“They told me that as a woman, I’d never get into graduate school in physics…”

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“They told me that as a woman, I’d never get into graduate school in physics, so they got me a job as a secretary at the College of Physicians and Surgeons and promised that, if I were a good girl, I would take courses there.” –Dr. Rosalyn Yalow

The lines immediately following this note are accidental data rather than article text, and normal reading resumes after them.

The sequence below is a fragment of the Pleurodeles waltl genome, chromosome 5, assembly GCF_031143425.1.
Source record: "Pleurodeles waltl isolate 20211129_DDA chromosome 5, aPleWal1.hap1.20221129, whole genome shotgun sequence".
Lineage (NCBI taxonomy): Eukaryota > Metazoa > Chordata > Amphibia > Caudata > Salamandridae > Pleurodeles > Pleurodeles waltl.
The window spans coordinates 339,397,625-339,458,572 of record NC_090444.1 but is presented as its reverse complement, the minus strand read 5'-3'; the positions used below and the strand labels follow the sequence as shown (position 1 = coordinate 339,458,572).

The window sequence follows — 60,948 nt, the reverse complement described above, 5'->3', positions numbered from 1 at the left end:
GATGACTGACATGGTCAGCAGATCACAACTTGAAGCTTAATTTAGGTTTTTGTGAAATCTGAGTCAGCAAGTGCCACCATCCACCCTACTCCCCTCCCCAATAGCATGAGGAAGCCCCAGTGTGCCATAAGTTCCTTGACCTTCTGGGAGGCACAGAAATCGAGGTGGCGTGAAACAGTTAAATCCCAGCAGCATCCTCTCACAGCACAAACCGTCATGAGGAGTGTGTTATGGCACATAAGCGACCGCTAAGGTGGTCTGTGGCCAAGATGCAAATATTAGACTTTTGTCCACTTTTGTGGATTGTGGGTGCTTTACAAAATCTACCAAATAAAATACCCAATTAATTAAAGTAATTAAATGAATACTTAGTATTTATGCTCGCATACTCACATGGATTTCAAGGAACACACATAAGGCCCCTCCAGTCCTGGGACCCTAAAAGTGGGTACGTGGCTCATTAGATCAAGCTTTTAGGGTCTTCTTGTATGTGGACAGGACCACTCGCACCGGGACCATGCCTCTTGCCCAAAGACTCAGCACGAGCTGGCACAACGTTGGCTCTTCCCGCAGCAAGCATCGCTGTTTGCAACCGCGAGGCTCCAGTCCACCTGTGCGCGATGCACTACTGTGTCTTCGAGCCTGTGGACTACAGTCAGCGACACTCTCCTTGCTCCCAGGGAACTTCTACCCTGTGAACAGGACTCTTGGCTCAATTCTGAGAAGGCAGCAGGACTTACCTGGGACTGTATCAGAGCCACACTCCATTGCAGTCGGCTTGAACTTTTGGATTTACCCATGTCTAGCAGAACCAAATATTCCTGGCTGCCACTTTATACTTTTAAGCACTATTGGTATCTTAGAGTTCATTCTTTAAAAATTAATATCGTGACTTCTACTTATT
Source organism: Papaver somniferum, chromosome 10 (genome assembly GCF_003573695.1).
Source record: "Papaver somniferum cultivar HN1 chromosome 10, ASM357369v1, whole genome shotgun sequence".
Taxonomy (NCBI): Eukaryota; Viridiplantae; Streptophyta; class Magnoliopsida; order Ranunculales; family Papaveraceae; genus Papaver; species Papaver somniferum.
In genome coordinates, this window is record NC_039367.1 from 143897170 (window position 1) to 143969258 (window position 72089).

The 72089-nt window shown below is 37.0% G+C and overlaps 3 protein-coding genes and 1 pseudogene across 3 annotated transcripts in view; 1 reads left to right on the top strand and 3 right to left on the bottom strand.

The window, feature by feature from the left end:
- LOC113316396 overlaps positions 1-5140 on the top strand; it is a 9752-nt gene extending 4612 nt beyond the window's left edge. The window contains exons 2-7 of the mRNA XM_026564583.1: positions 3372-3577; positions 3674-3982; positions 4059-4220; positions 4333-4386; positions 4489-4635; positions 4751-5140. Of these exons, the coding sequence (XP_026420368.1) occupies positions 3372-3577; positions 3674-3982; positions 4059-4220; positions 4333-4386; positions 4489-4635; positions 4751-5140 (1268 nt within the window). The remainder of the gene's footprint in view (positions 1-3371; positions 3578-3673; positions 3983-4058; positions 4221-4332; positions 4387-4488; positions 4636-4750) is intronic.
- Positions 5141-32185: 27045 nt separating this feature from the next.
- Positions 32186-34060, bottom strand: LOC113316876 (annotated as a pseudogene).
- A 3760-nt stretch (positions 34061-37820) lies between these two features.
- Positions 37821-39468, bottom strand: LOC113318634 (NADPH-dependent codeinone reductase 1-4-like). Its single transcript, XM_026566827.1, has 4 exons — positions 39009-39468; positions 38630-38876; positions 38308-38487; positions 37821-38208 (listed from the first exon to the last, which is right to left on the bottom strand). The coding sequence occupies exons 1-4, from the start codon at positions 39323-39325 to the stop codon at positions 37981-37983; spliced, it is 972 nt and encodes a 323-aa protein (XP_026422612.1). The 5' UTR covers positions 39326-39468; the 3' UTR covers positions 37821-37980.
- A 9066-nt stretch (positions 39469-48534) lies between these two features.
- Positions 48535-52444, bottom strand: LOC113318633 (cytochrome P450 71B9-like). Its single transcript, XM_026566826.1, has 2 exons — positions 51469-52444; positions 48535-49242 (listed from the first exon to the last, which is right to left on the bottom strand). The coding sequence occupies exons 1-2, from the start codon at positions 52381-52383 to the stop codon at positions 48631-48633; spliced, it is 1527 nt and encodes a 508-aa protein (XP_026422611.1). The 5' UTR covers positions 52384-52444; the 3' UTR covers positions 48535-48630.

The second woman to win the Nobel Prize in her category, Dr. Rosalyn Yalow grew up in the South Bronx raised by parents who didn’t graduate from high school. Despite graduating magna cum laude from Hunter College at 19 years old, graduate programs were not impressed, ““She is from New York. She is Jewish. She is a woman.” That didn’t stop her from pursuing her genius and launching a medical career. In the 1950s, she co-discovered a novel method to measure insulin, which led to subsequent breakthroughs in the medical field that have saved countless lives. “The technique ‘brought a revolution in biological and medical research…. We are witnessing the birth of a new era of endocrinology, one that started with Yalow,’ the institute said.. Her discovery led to the development of methods to prevent intellectual disabilities in babies with deficient thyroid glands.”

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